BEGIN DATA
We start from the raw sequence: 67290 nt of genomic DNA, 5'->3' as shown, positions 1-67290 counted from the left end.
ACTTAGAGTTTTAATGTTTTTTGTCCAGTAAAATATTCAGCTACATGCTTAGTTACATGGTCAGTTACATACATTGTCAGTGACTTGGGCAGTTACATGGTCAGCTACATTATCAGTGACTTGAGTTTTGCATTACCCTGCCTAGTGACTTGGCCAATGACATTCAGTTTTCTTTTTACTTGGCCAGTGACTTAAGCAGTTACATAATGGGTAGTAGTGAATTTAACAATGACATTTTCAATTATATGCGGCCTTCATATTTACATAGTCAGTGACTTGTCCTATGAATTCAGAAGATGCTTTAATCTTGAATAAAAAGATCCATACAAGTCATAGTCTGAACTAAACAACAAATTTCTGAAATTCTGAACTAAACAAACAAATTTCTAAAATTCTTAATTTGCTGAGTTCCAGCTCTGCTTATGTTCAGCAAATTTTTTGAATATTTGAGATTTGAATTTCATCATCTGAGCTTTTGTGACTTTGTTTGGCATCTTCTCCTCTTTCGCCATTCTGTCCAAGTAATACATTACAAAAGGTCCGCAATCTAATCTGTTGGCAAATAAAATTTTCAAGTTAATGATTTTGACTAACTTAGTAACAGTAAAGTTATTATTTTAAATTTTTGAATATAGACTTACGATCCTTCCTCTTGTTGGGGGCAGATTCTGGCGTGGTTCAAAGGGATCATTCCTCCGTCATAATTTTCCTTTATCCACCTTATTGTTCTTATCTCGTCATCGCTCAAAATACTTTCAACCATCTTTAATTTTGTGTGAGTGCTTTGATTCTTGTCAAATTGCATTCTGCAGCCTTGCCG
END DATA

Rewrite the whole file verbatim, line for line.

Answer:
We start from the raw sequence: 67290 nt of genomic DNA, 5'->3' as shown, positions 1-67290 counted from the left end.
ACTTAGAGTTTTAATGTTTTTTGTCCAGTAAAATATTCAGCTACATGCTTAGTTACATGGTCAGTTACATACATTGTCAGTGACTTGGGCAGTTACATGGTCAGCTACATTATCAGTGACTTGAGTTTTGCATTACCCTGCCTAGTGACTTGGCCAATGACATTCAGTTTTCTTTTTACTTGGCCAGTGACTTAAGCAGTTACATAATGGGTAGTAGTGAATTTAACAATGACATTTTCAATTATATGCGGCCTTCATATTTACATAGTCAGTGACTTGTCCTATGAATTCAGAAGATGCTTTAATCTTGAATAAAAAGATCCATACAAGTCATAGTCTGAACTAAACAACAAATTTCTGAAATTCTGAACTAAACAAACAAATTTCTAAAATTCTTAATTTGCTGAGTTCCAGCTCTGCTTATGTTCAGCAAATTTTTTGAATATTTGAGATTTGAATTTCATCATCTGAGCTTTTGTGACTTTGTTTGGCATCTTCTCCTCTTTCGCCATTCTGTCCAAGTAATACATTACAAAAGGTCCGCAATCTAATCTGTTGGCAAATAAAATTTTCAAGTTAATGATTTTGACTAACTTAGTAACAGTAAAGTTATTATTTTAAATTTTTGAATATAGACTTACGATCCTTCCTCTTGTTGGGGGCAGATTCTGGCGTGGTTCAAAGGGATCATTCCTCCGTCATAATTTTCCTTTATCCACCTTATTGTTCTTATCTCGTCATCGCTCAAAATACTTTCAACCATCTTTAATTTTGTGTGAGTGCTTTGATTCTTGTCAAATTGCATTCTGCAGCCTTGCCG